While I agree with the basic premise: every ADR has its pros and cons, I do need to comment on your statement about forces on the ADR. If you're living a normal life, you're putting 300 lbs of pressure on your ADR. The biomechanics of lifting ordinary loads, hopping up on a step, etc. generate a lot more force on your spine than you'd think. You may not hit 300 lbs every hour of every day but you'll hit it a lot more than you think you will. The person/being/committee/(whatever your belief system is) who did the original design of your spinal column was pretty smart in how it withstands loads without letting you realize how high those forces are.
__________________
Laura - L5S1 Charitee
C5/6 and 6/7 Prodisc C
Facet problems L4-S1
Knee, Shoulder, Toe, Finger, Elbow Problems

Jim - no spine problem but lots of other fun medical challenges

"There are many Annapurnas in the lives of men" Maurice Herzog
Reply With Quote
  #15  
Old 09-03-2019, 09:55 AM
JackBauer JackBauer is offline
Member
 
Join Date: Aug 2018
Posts: 63
Default

Let's say the average mass about L5-S1 is about 120 lbs.


I absolutely do agree that walking will put more than 120 lbs of force on your spine. Just not that every step generates a force of 300 lbs.

It's got me wondering now actually what those forces would be though...

Regardless I don't plan on testing it. Live my life, do some light resistance training... brisk walking... But that's about it.
__________________
L4-L5 Broad Diffuse Bulge, mildly contacting left L5 nerve root
L5-S1 Broad Central Disc Protrusion mildly impinging left S1 nerve root
"Mild scoliosis of lumbar spine". Does not feel mild to me.


C5-C6, C6-C7 bulging, bone spurs. Imaging not looking good.


Surgery scheduled with Dr. Desai in mid-late October.
Reply With Quote
  #16  
Old 09-03-2019, 03:49 PM
annapurna annapurna is offline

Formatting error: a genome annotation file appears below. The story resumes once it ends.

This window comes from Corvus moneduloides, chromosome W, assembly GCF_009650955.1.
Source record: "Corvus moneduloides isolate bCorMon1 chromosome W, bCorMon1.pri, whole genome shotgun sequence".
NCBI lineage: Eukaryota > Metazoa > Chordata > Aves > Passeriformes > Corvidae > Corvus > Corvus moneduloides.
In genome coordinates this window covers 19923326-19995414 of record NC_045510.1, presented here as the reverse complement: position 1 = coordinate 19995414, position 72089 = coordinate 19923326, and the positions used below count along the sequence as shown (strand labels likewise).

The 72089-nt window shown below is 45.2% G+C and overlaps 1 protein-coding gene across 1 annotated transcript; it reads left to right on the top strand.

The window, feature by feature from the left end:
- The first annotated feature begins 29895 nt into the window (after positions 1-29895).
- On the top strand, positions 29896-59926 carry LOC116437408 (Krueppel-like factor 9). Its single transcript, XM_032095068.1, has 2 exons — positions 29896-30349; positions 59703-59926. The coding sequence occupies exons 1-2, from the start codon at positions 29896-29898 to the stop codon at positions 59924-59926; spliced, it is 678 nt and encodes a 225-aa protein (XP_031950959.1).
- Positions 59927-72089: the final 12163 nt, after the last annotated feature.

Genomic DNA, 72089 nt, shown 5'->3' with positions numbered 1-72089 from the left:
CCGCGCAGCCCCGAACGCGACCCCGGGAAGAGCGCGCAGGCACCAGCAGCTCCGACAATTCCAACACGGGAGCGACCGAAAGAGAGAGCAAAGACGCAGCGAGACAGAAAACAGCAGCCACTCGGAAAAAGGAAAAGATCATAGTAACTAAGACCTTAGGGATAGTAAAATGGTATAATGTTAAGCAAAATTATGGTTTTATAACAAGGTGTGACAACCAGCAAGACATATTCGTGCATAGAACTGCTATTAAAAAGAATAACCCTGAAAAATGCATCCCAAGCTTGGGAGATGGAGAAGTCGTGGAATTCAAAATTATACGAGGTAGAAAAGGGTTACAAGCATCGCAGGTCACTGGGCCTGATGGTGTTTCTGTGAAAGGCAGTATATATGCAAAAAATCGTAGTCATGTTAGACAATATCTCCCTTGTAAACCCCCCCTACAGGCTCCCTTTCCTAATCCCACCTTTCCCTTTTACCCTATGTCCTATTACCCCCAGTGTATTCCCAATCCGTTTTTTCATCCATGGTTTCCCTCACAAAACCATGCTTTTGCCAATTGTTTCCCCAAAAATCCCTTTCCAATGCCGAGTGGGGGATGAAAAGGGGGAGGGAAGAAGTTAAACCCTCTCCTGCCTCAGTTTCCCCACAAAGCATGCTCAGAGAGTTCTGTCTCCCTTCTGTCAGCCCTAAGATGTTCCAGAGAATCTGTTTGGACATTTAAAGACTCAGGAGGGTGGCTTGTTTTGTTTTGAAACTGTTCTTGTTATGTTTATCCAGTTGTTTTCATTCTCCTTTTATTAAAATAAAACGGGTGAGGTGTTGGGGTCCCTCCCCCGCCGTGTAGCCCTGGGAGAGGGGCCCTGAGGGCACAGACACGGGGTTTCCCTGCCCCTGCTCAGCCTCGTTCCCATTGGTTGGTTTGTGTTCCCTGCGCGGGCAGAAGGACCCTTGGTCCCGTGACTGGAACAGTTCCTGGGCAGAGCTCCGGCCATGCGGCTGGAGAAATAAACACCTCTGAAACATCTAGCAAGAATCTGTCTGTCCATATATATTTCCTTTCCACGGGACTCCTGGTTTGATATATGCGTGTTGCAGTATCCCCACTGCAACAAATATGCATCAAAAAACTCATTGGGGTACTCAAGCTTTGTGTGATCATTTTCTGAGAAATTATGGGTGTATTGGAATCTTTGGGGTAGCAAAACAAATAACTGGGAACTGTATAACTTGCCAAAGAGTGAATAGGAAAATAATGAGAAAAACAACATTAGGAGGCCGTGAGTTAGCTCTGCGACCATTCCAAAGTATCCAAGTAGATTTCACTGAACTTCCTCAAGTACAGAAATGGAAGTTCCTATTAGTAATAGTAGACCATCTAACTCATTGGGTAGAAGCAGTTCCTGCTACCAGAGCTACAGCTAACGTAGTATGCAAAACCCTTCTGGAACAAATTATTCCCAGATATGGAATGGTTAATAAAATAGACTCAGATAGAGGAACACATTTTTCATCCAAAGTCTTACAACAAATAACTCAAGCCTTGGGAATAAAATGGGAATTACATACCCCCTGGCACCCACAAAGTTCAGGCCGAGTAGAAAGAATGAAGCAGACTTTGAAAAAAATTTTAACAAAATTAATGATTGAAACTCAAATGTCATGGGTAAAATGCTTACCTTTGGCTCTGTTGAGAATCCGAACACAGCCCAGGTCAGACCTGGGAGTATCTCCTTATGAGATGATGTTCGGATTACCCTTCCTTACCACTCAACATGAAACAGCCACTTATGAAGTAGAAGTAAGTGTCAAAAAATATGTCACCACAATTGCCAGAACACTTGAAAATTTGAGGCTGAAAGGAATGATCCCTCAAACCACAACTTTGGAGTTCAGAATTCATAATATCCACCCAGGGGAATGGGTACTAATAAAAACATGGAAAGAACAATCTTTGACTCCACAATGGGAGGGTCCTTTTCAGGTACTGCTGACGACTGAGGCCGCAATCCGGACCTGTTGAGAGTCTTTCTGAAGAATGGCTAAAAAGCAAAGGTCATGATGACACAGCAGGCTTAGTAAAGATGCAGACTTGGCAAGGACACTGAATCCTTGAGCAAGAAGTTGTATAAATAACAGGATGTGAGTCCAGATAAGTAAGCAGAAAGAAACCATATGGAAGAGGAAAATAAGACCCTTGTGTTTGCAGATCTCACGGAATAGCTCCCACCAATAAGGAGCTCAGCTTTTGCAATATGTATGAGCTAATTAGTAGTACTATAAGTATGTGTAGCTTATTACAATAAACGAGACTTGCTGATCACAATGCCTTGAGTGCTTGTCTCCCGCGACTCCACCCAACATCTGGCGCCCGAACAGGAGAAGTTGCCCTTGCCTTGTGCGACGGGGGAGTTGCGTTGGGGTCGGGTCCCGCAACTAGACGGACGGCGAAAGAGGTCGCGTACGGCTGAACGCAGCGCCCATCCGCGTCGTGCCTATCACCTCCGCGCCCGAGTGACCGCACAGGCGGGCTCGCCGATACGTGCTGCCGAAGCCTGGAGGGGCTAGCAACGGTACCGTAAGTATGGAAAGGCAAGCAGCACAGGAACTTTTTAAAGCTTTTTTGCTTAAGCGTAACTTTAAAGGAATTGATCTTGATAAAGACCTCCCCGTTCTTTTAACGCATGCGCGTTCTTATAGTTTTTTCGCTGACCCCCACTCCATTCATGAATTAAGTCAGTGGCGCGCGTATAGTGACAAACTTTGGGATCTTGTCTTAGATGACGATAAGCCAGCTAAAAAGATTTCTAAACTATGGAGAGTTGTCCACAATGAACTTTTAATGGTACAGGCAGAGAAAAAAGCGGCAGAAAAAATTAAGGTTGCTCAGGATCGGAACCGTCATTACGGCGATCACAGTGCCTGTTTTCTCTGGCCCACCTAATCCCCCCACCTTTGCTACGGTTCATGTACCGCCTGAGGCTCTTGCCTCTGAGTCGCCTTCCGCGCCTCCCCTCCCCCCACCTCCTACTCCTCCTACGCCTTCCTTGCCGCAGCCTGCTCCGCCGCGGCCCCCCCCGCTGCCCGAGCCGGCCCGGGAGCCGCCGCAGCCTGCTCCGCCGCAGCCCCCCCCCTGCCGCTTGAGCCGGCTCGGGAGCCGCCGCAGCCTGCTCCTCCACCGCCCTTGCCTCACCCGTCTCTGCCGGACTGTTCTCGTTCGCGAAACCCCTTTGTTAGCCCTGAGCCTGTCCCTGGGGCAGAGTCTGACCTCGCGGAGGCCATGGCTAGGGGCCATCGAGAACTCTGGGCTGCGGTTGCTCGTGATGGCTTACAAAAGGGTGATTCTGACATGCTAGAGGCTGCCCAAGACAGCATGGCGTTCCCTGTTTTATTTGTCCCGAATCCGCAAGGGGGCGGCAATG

Senior Member
 
Join Date: Dec 2004
Posts: 1,562
Default

Activities of Everyday Life with High Spinal Loads

https://www.ncbi.nlm.nih.gov/pmc/articles/PMC4035320/
__________________
Laura - L5S1 Charitee
C5/6 and 6/7 Prodisc C
Facet problems L4-S1
Knee, Shoulder, Toe, Finger, Elbow Problems

Jim - no spine problem but lots of other fun medical challenges

"There are many Annapurnas in the lives of men" Maurice Herzog
Reply With Quote
  #17  
Old 09-03-2019, 06:36 PM
JackBauer JackBauer is offline
Member
 
Join Date: Aug 2018
Posts: 63
Default

Wow there's papers on just about everything.


I guess I'm going to need to be extra careful when lifting anything of any real weight going forward.
__________________
L4-L5 Broad Diffuse Bulge, mildly contacting left L5 nerve root
L5-S1 Broad Central Disc Protrusion mildly impinging left S1 nerve root
"Mild scoliosis of lumbar spine". Does not feel mild to me.


C5-C6, C6-C7 bulging, bone spurs. Imaging not looking good.


Surgery scheduled with Dr. Desai in mid-late October.
Reply With Quote
  #18  
Old 09-11-2019, 07:44 AM
funcrew funcrew is offline
Member
 
Join Date: Jul 2019
Posts: 41
Default

My view is that if you receive fusion surgery (standard in the USA) then Failed Back Surgery Syndrome is very likely to occur in adjacent levels within 5 years. My father-in-law, a gentleman I no longer contact for any reason, is the poster child for FBSS. He does whatever his insurance-paid Texas back surgeons tell him to do. Dude has very little remaining mobility in his entire spine, and constant severe pain.

Quote:
Originally Posted by beaverc View Post
funcrew;

You forgot one FBSS / Failed Back Surgery Syndrome. Apparently if your surgery goes south , you might have contracted the dreaded FBSS. If this wasn't so pathetic it would be comical. The fact that this term even exists is reason enough to go to Europe.

SAD UH?
__________________
Age 56
Severe neck and back pain, 10 years+ on opiate pain meds every 4 hours, numbness and weakness in both arms and legs.
Evaluated by Dr Bertagnoli for ProDisc at L3L4, L4L5, L5S1, C5C6 and C6C7

Sept 4th, 2019: Completed 3 level CP-ESP at C4 thru C7 with Dr. Biren Desai in Cologne, Germany
Reply With Quote
Reply

Bookmarks

Thread Tools

Posting Rules
You may not post new threads
You may not post replies
You may not post attachments
You may not edit your posts

BB code is On
Smilies are On
[IMG] code is On
HTML code is Off


Similar Threads
Thread Thread Starter Forum Replies Last Post
Bertagnoli ? GKTM300 International Assistance 10 07-11-2016 01:16 AM
Bertagnoli 2nd opinion???? Alastair The Big File 4 02-16-2005 08:59 AM


All times are GMT -4. The time now is 10:22 AM.


© Copyright 2006-2017 ADRSupport.org All rights reserved.